Impact of Globalization on Union of Sales Representatives in Pharmaceuticals Sector.

AuthorMandal, Sritama


Health and wellbeing are the third most important goals of the sustainable development goals 2030 propagated by the United Nations (United Nations Report, 2018). The pharmaceuticals industry serves an important role in realizing this objective. It is also a significant contributor to the nation's economy by creating employment and adding to the export earnings. The Indian pharmaceuticals industry is on the advent of becoming a major global market by 2020. The pharmaceuticals exports stood at US$19.14billion in fiscal 2019 as compared to US$ 17.28 billion in the previous year.

The sector accounts for nearly 2.4% of global pharmaceuticals market in terms of value and 10% in terms of volume. Many experts believe that the industry has the potential to grow at an accelerated 15%compound annual growth rate in the near future (India Brand Equity Foundation Report, 2019). India contributes 13.7% to the global pharmaceuticals and biotechnology workforce (Business-Standard, 2017).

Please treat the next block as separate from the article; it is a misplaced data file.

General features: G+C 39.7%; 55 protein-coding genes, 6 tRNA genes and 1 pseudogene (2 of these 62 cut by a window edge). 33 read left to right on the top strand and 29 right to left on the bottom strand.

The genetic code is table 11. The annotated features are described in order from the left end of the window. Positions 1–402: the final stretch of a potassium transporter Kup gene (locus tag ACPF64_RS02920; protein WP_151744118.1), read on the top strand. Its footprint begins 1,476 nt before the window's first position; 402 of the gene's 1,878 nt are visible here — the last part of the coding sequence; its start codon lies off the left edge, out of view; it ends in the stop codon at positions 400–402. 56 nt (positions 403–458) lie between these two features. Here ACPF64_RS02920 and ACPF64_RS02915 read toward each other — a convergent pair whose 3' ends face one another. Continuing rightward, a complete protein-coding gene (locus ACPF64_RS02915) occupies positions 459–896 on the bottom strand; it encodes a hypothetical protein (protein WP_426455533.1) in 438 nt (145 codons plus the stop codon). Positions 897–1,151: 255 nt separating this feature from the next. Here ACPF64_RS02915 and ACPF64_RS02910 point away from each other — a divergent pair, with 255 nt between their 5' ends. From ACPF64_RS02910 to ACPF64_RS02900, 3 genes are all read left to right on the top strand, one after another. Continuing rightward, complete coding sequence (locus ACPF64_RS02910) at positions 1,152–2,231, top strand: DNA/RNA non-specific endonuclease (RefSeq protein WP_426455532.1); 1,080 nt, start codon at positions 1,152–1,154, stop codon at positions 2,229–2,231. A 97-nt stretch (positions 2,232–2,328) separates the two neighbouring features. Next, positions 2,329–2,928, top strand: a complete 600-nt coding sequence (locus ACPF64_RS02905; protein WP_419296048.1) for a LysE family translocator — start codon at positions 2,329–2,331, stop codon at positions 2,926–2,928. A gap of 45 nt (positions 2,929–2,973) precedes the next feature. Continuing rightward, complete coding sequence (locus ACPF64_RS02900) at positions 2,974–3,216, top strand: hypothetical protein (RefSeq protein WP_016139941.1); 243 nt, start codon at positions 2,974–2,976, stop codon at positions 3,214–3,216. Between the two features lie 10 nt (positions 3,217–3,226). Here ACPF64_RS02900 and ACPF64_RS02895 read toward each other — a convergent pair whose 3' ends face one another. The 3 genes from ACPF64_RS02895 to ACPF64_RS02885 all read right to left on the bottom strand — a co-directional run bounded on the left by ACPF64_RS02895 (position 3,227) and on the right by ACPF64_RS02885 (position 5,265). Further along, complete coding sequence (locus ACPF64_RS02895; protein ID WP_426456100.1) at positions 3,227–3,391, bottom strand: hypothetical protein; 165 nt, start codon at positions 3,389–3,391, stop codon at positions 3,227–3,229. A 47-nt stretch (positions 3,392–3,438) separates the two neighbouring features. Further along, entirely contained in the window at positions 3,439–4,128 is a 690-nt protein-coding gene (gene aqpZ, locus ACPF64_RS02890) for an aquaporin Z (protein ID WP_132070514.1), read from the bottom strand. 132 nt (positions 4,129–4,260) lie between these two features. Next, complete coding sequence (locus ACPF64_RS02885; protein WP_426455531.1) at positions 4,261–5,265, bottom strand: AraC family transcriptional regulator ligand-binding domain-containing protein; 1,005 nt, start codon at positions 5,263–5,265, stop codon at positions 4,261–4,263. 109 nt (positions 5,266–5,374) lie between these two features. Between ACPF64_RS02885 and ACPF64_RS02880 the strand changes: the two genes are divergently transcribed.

In recent times the pharmaceutical industry is undergoing a host of policy changes such as:

* The present government has promised to make legal arrangements to ensure doctors prescribe generic drugs which could hurt the profit margins of big drug companies.

* In countries like India price of drugs is a sensitive issue. The current government levies 12% GST in some category of drugs and 18% GST in few other categories. GST is levied on life-saving devices and implants.

* The government has announced in the union budget (March 2018) to extend the facility of recruiting workers on fixed-term employment to all sectors to improve the ease of doing business (Notification No. G.S.R. 235(E), 16.3.2018).